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Surgery or Therapy?

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Let’s first make sense of this by discussing strabismus. Strabismus (an eye turn) affects more than the way we look. It also affects the way we see. When eyes are straight, each eye sends its own picture to the brain. The brain combines these two pictures into a three-dimensional image, thus creating “depth perception” or 3-D vision.

When an eye first crosses, the pictures from the two eyes no longer match and the brain cannot make sense of this doubling. At this point, the person with the turned eye may run into things, knock over drinking glasses, etc. If the eye is allowed to continue crossing, the child usually learns to ignore or “suppress” the information from the deviated eye. As a result, the child no longer suffers from double vision. At the same time, however, depth perception is lost. And, if the same eye is always turned in, the eye can become so ignored that the sight from that eye is lost. This partial sight loss is called “amblyopia”.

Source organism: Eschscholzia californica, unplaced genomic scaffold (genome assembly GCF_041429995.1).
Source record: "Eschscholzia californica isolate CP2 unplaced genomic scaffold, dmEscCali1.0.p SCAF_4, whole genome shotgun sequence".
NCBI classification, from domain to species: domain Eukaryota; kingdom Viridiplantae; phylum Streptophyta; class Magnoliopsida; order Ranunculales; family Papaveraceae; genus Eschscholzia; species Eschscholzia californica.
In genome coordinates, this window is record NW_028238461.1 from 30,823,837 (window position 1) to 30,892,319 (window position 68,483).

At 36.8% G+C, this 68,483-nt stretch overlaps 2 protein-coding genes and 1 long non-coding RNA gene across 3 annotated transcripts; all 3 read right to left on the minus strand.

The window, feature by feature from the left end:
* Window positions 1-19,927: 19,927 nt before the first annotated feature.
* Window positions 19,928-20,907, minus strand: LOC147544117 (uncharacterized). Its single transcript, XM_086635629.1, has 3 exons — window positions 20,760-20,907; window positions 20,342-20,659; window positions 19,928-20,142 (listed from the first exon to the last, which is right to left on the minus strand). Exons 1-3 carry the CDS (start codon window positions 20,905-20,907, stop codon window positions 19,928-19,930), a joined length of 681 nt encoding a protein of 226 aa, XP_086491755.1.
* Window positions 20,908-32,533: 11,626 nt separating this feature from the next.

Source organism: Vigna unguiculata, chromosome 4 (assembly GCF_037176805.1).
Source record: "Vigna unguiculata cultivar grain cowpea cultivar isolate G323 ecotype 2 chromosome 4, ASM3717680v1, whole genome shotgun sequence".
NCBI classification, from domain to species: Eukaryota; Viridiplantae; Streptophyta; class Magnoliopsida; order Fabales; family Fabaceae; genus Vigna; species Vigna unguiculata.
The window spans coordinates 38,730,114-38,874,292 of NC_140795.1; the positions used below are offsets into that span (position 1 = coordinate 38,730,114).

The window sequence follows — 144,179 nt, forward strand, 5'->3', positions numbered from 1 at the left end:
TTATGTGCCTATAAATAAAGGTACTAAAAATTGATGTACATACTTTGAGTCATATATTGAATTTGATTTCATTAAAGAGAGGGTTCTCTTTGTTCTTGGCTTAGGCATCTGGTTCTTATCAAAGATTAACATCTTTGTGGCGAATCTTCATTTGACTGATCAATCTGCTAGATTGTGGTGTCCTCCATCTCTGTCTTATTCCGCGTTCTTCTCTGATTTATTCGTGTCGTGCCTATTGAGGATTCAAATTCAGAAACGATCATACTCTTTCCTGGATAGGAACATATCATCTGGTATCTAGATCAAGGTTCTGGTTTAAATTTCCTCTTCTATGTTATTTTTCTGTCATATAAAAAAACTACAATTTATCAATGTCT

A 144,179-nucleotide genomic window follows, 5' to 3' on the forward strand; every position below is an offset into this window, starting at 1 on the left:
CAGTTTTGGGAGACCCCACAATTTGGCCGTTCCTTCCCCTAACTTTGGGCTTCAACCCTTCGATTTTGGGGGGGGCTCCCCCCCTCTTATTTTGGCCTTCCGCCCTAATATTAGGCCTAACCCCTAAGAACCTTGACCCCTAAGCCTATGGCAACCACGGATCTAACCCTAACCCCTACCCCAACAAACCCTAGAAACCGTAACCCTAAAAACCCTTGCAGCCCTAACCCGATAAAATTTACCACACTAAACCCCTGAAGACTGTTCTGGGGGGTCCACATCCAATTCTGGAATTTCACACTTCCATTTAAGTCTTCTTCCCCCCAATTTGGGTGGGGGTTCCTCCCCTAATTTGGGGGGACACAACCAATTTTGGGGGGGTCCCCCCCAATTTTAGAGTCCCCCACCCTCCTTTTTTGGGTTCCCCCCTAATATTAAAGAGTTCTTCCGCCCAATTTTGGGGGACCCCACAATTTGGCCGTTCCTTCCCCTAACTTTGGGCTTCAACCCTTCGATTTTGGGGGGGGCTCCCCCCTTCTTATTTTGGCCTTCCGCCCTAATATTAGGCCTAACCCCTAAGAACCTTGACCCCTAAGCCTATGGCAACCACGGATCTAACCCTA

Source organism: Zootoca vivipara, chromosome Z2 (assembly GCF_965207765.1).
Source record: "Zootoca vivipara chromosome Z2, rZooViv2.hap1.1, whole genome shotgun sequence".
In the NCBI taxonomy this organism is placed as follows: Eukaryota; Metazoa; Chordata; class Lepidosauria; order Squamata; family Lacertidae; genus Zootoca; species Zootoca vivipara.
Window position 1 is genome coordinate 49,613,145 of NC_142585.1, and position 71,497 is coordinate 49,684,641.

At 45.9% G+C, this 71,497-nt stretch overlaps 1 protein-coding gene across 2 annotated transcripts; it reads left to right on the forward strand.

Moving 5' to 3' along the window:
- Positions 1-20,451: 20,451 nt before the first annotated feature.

In studying this, we know that strabismus is a brain problem, not an eye muscle problem. The brain fails to coordinate the muscles to align the eyes. Our goal in vision therapy is two eyes that not only appear straight (surgical goal) but work together for the best depth perception and performance in school, work, driving, or sports.

Vision therapy works by providing biofeedback to teach the brain to blend the information from the two eyes (fusion). Eye alignment is then rewarded with 3D vision. Frequently this process can align eyes without surgery. In other cases, vision therapy is performed after surgery to help keep the eyes aligned and to improve depth perception for school, sports, and driving. In vision therapy, we are teaching the brain to control and make sense out of the vision that the straightened eyes are sending to the brain. Please consult your local developmental optometrist to help make the best decision for your child.